Boxers come from every corner of the globe. Sometimes, fighters are products of their environment, favoring styles prevalent in the country or state from which they hail. Various regions of the United States are considered factories for great fighters, though that certainly is not the case with each state. In this weekly Sherdog.com series, the spotlight will shine on the best boxer of all-time from each of the 50 states. Fighters do not necessarily need to be born in a given state to represent it; they simply need to be associated with it.
When you grow up in Cincinnati, you have to be tough. That certainly held true for the late, great Aaron Pryor.
“The Hawk” dominated the super lightweight division for years and waged some of the finest wars the sport has ever seen in the 1980s. Long considered one of the top two or three fighters of all-time at 140 pounds, Pryor captured the WBA championship with a fourth-round knockout of Antonio Cervantes in 1983 and never lost the title in the ring. A massive puncher who could do it all, he defended his crown 11 times and knocked out nine consecutive opponents at one point. Still, Pryor’s crowning achievement can be found in his rivalry with Alexis Arguello: He stopped the Nicaraguan legend twice, first on Nov. 12, 1982 and again on Sept. 9, 1983.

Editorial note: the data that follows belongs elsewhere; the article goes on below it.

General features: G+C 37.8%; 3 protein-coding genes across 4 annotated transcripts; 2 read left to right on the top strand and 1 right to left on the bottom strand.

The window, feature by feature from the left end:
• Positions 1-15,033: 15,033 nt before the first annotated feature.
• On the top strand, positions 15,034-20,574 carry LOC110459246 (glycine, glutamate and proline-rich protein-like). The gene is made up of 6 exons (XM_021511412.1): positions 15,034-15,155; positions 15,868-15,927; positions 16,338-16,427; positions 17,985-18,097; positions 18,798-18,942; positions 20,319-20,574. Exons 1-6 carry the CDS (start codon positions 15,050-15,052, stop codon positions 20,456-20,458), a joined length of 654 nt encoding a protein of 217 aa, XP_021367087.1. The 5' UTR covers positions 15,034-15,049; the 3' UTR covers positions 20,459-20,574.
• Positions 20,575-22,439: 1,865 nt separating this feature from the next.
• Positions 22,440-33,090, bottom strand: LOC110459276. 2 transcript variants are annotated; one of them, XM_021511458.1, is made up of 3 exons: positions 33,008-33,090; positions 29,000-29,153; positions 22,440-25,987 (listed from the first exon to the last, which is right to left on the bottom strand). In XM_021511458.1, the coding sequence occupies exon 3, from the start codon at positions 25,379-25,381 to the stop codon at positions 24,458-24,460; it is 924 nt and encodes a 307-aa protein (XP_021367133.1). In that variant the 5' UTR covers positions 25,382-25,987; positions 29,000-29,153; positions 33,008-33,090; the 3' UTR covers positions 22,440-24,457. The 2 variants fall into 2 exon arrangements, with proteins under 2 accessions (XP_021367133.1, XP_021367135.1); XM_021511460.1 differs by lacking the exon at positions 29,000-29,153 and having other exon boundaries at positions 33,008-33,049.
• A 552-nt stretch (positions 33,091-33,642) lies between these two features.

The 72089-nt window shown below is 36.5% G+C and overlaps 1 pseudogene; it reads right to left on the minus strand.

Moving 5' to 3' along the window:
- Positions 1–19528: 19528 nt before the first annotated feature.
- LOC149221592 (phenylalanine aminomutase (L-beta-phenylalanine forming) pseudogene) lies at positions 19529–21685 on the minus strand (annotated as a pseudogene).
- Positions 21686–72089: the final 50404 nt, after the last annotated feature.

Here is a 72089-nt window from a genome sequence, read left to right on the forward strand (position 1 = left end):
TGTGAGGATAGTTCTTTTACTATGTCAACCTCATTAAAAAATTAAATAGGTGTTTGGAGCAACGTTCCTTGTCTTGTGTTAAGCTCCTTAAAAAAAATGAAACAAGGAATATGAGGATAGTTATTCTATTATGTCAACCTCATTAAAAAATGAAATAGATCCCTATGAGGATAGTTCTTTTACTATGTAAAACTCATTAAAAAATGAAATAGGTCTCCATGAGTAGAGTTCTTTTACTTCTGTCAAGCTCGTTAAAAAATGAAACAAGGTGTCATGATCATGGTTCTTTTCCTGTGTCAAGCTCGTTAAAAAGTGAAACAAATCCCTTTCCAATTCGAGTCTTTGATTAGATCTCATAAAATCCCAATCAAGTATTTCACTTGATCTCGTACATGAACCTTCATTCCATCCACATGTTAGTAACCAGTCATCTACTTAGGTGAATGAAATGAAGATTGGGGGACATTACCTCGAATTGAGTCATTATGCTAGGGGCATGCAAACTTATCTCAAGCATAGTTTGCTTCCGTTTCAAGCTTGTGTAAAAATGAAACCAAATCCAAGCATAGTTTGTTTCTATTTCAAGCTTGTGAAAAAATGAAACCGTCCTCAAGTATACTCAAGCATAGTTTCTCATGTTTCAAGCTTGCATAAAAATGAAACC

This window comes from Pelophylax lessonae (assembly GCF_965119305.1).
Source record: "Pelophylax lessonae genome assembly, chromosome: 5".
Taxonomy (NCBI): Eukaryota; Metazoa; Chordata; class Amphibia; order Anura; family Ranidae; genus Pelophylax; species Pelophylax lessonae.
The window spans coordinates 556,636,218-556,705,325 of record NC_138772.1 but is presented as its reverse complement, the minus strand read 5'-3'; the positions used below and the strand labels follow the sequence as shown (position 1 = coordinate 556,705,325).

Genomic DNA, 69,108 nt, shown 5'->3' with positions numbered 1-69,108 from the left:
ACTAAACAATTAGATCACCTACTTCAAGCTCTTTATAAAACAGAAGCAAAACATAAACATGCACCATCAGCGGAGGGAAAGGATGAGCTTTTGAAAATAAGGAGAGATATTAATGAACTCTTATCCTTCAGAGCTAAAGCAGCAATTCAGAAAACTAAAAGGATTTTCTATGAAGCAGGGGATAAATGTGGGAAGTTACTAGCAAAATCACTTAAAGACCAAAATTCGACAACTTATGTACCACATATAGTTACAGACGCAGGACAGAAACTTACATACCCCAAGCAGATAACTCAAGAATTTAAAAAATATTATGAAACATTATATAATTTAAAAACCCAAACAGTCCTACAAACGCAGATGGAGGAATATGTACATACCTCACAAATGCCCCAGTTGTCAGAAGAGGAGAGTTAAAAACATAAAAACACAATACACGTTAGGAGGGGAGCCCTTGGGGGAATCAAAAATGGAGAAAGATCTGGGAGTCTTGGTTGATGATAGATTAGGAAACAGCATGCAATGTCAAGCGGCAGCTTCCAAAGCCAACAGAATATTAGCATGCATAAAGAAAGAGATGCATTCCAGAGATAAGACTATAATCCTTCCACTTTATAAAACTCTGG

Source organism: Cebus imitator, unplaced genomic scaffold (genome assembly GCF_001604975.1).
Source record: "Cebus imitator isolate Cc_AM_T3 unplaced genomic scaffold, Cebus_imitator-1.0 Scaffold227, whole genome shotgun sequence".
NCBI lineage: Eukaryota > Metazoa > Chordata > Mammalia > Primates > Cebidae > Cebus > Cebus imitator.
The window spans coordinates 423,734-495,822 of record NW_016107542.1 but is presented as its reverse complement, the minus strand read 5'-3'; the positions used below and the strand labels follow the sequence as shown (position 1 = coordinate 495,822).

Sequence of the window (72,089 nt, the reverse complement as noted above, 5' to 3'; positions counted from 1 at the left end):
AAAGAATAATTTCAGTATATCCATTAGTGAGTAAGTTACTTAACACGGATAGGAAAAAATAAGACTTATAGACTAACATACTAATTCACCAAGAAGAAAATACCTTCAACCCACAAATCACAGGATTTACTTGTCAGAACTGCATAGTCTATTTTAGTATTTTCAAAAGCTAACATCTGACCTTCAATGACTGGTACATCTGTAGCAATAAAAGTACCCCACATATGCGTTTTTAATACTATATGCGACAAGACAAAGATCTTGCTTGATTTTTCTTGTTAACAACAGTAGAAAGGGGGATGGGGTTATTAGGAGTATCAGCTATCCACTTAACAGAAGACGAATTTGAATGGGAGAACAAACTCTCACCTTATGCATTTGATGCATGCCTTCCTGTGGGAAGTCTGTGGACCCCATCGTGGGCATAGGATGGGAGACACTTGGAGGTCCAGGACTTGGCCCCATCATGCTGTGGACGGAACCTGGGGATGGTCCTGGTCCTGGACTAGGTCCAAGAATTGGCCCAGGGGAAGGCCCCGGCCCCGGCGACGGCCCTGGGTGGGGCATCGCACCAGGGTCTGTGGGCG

Pryor suffered his only professional defeat in 1987, when he returned from a two-year retirement and lost to Bobby Joe Young. By that time, years of drug and alcohol abuse had taken its toll. Pryor closed out his extraordinary career with three straight victories to finish with a 39-1 (35 KOs) record. He was inducted into the International Boxing Hall of Fame in 1996. Pryor died on Oct. 9, 11 days before his 61st birthday.
Honorable Mentions: Ezzard Charles, George Foster, Ray Mancini, Kelly Pavlik, Tim Austin, Jimmy Bivins, James “Buster” Douglas, Shawn Porter, Adrien Broner
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